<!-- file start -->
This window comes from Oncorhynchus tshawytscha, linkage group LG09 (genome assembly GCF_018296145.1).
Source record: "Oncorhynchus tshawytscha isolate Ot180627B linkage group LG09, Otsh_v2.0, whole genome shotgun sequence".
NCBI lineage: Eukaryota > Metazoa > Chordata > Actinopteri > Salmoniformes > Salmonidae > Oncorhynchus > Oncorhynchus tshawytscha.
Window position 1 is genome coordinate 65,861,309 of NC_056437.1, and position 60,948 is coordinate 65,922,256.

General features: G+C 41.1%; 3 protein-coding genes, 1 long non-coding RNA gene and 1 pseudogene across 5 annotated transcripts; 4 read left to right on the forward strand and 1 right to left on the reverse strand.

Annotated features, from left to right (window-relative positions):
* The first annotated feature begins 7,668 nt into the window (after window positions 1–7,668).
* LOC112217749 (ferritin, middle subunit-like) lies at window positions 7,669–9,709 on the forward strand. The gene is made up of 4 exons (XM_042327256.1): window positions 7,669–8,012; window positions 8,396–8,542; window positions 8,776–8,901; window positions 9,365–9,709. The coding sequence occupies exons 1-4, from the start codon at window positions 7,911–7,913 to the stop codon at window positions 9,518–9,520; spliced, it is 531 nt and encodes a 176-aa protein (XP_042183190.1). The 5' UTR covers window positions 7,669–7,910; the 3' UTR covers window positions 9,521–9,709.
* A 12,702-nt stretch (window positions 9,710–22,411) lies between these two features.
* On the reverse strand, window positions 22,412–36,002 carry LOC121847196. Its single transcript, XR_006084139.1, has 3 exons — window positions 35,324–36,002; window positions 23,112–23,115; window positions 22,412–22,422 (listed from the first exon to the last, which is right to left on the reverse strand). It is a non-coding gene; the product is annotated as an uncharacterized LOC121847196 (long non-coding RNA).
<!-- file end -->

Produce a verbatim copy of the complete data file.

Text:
This window comes from Oncorhynchus tshawytscha, linkage group LG09 (genome assembly GCF_018296145.1).
Source record: "Oncorhynchus tshawytscha isolate Ot180627B linkage group LG09, Otsh_v2.0, whole genome shotgun sequence".
NCBI lineage: Eukaryota > Metazoa > Chordata > Actinopteri > Salmoniformes > Salmonidae > Oncorhynchus > Oncorhynchus tshawytscha.
Window position 1 is genome coordinate 65,861,309 of NC_056437.1, and position 60,948 is coordinate 65,922,256.

General features: G+C 41.1%; 3 protein-coding genes, 1 long non-coding RNA gene and 1 pseudogene across 5 annotated transcripts; 4 read left to right on the forward strand and 1 right to left on the reverse strand.

Annotated features, from left to right (window-relative positions):
* The first annotated feature begins 7,668 nt into the window (after window positions 1–7,668).
* LOC112217749 (ferritin, middle subunit-like) lies at window positions 7,669–9,709 on the forward strand. The gene is made up of 4 exons (XM_042327256.1): window positions 7,669–8,012; window positions 8,396–8,542; window positions 8,776–8,901; window positions 9,365–9,709. The coding sequence occupies exons 1-4, from the start codon at window positions 7,911–7,913 to the stop codon at window positions 9,518–9,520; spliced, it is 531 nt and encodes a 176-aa protein (XP_042183190.1). The 5' UTR covers window positions 7,669–7,910; the 3' UTR covers window positions 9,521–9,709.
* A 12,702-nt stretch (window positions 9,710–22,411) lies between these two features.
* On the reverse strand, window positions 22,412–36,002 carry LOC121847196. Its single transcript, XR_006084139.1, has 3 exons — window positions 35,324–36,002; window positions 23,112–23,115; window positions 22,412–22,422 (listed from the first exon to the last, which is right to left on the reverse strand). It is a non-coding gene; the product is annotated as an uncharacterized LOC121847196 (long non-coding RNA).